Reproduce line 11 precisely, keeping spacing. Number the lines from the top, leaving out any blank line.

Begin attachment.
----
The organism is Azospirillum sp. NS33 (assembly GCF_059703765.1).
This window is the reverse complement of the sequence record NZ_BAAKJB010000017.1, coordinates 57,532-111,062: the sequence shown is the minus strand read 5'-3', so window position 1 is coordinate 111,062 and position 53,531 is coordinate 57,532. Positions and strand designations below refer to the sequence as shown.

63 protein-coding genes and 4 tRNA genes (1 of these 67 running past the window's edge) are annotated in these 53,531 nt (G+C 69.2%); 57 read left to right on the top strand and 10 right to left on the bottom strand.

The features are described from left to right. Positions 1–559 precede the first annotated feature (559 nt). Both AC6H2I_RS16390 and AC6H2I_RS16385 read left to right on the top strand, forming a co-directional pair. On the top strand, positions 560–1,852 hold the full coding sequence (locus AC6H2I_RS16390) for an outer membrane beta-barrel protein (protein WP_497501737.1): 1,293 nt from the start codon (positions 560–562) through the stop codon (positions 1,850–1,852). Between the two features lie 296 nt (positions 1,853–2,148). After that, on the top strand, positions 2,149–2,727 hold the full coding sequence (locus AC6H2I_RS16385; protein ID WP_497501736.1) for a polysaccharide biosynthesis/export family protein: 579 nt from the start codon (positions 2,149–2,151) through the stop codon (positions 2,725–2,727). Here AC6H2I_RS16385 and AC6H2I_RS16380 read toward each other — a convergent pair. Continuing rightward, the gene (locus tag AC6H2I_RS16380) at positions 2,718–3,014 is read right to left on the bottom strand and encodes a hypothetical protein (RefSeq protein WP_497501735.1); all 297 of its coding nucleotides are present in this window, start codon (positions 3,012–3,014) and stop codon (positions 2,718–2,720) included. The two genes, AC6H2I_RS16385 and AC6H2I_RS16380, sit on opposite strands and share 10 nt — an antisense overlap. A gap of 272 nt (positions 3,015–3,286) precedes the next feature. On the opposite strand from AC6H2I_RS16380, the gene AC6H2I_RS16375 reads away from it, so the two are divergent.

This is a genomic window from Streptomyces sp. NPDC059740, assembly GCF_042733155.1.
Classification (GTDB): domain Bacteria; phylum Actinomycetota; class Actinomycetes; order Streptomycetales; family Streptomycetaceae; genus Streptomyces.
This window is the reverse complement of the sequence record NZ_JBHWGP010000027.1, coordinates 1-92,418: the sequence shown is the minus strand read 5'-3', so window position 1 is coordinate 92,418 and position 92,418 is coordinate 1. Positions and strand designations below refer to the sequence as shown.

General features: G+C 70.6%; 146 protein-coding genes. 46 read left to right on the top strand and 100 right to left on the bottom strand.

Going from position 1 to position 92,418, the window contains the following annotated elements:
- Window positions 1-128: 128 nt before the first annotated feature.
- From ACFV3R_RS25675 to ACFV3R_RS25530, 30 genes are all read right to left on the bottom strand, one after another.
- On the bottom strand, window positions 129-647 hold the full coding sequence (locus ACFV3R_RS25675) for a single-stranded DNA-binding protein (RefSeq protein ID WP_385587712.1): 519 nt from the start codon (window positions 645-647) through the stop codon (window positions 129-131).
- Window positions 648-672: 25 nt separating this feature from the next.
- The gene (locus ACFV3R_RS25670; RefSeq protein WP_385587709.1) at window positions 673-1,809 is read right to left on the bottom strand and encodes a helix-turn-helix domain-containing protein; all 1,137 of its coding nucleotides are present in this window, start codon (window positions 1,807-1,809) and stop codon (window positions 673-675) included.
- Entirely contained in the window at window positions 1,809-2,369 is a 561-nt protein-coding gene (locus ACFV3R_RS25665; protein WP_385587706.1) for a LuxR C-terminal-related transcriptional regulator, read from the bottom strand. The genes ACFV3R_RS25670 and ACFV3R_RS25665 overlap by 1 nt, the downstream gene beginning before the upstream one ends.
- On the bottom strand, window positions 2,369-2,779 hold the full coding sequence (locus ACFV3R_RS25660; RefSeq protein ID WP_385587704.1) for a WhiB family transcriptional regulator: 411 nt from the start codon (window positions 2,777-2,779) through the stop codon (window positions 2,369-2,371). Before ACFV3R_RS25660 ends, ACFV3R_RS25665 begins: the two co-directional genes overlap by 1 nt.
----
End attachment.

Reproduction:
- From ACFV3R_RS25675 to ACFV3R_RS25530, 30 genes are all read right to left on the bottom strand, one after another.